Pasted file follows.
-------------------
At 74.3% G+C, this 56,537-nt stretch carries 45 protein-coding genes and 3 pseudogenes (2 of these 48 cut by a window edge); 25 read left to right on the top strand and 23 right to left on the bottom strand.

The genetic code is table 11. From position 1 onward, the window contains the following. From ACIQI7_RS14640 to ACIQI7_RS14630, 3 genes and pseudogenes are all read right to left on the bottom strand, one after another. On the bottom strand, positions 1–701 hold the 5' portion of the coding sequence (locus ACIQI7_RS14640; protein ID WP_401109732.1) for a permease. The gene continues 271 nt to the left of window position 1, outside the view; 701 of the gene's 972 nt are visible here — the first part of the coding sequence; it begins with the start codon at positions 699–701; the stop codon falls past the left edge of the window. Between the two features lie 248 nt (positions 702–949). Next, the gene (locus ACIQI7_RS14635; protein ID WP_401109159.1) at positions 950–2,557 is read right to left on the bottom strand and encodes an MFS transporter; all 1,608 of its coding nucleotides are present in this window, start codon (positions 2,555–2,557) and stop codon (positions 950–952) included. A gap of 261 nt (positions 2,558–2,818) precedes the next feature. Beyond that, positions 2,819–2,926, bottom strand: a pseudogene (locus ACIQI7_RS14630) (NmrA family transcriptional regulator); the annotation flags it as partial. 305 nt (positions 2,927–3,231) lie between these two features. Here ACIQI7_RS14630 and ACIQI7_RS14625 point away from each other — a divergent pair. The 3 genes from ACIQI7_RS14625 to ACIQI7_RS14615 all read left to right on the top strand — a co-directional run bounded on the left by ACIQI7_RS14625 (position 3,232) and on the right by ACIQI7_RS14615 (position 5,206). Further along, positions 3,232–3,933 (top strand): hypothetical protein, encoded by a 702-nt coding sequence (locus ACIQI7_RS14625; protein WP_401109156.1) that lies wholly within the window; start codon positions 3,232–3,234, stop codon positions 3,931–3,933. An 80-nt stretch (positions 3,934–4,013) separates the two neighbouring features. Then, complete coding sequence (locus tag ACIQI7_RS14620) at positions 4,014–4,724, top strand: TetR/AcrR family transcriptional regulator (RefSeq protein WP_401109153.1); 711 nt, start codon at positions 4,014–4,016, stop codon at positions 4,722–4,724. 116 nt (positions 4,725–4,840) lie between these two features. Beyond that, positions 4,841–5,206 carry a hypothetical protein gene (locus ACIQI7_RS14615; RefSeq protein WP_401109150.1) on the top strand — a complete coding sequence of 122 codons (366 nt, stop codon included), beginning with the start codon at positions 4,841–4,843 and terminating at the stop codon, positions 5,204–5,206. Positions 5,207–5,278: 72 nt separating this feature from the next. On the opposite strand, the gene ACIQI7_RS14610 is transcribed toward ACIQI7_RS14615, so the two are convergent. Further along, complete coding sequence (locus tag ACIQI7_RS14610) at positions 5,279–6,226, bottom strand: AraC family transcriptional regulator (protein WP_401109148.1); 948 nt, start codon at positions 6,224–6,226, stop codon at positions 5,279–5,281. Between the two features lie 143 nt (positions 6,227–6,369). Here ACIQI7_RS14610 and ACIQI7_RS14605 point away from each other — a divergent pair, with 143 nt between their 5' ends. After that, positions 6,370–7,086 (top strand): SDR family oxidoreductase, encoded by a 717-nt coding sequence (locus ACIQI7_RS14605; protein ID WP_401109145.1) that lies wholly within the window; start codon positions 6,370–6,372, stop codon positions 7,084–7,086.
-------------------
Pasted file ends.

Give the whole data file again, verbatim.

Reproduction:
At 74.3% G+C, this 56,537-nt stretch carries 45 protein-coding genes and 3 pseudogenes (2 of these 48 cut by a window edge); 25 read left to right on the top strand and 23 right to left on the bottom strand.

The genetic code is table 11. From position 1 onward, the window contains the following. From ACIQI7_RS14640 to ACIQI7_RS14630, 3 genes and pseudogenes are all read right to left on the bottom strand, one after another. On the bottom strand, positions 1–701 hold the 5' portion of the coding sequence (locus ACIQI7_RS14640; protein ID WP_401109732.1) for a permease. The gene continues 271 nt to the left of window position 1, outside the view; 701 of the gene's 972 nt are visible here — the first part of the coding sequence; it begins with the start codon at positions 699–701; the stop codon falls past the left edge of the window. Between the two features lie 248 nt (positions 702–949). Next, the gene (locus ACIQI7_RS14635; protein ID WP_401109159.1) at positions 950–2,557 is read right to left on the bottom strand and encodes an MFS transporter; all 1,608 of its coding nucleotides are present in this window, start codon (positions 2,555–2,557) and stop codon (positions 950–952) included. A gap of 261 nt (positions 2,558–2,818) precedes the next feature. Beyond that, positions 2,819–2,926, bottom strand: a pseudogene (locus ACIQI7_RS14630) (NmrA family transcriptional regulator); the annotation flags it as partial. 305 nt (positions 2,927–3,231) lie between these two features. Here ACIQI7_RS14630 and ACIQI7_RS14625 point away from each other — a divergent pair. The 3 genes from ACIQI7_RS14625 to ACIQI7_RS14615 all read left to right on the top strand — a co-directional run bounded on the left by ACIQI7_RS14625 (position 3,232) and on the right by ACIQI7_RS14615 (position 5,206). Further along, positions 3,232–3,933 (top strand): hypothetical protein, encoded by a 702-nt coding sequence (locus ACIQI7_RS14625; protein WP_401109156.1) that lies wholly within the window; start codon positions 3,232–3,234, stop codon positions 3,931–3,933. An 80-nt stretch (positions 3,934–4,013) separates the two neighbouring features. Then, complete coding sequence (locus tag ACIQI7_RS14620) at positions 4,014–4,724, top strand: TetR/AcrR family transcriptional regulator (RefSeq protein WP_401109153.1); 711 nt, start codon at positions 4,014–4,016, stop codon at positions 4,722–4,724. 116 nt (positions 4,725–4,840) lie between these two features. Beyond that, positions 4,841–5,206 carry a hypothetical protein gene (locus ACIQI7_RS14615; RefSeq protein WP_401109150.1) on the top strand — a complete coding sequence of 122 codons (366 nt, stop codon included), beginning with the start codon at positions 4,841–4,843 and terminating at the stop codon, positions 5,204–5,206. Positions 5,207–5,278: 72 nt separating this feature from the next. On the opposite strand, the gene ACIQI7_RS14610 is transcribed toward ACIQI7_RS14615, so the two are convergent. Further along, complete coding sequence (locus tag ACIQI7_RS14610) at positions 5,279–6,226, bottom strand: AraC family transcriptional regulator (protein WP_401109148.1); 948 nt, start codon at positions 6,224–6,226, stop codon at positions 5,279–5,281. Between the two features lie 143 nt (positions 6,227–6,369). Here ACIQI7_RS14610 and ACIQI7_RS14605 point away from each other — a divergent pair, with 143 nt between their 5' ends. After that, positions 6,370–7,086 (top strand): SDR family oxidoreductase, encoded by a 717-nt coding sequence (locus ACIQI7_RS14605; protein ID WP_401109145.1) that lies wholly within the window; start codon positions 6,370–6,372, stop codon positions 7,084–7,086.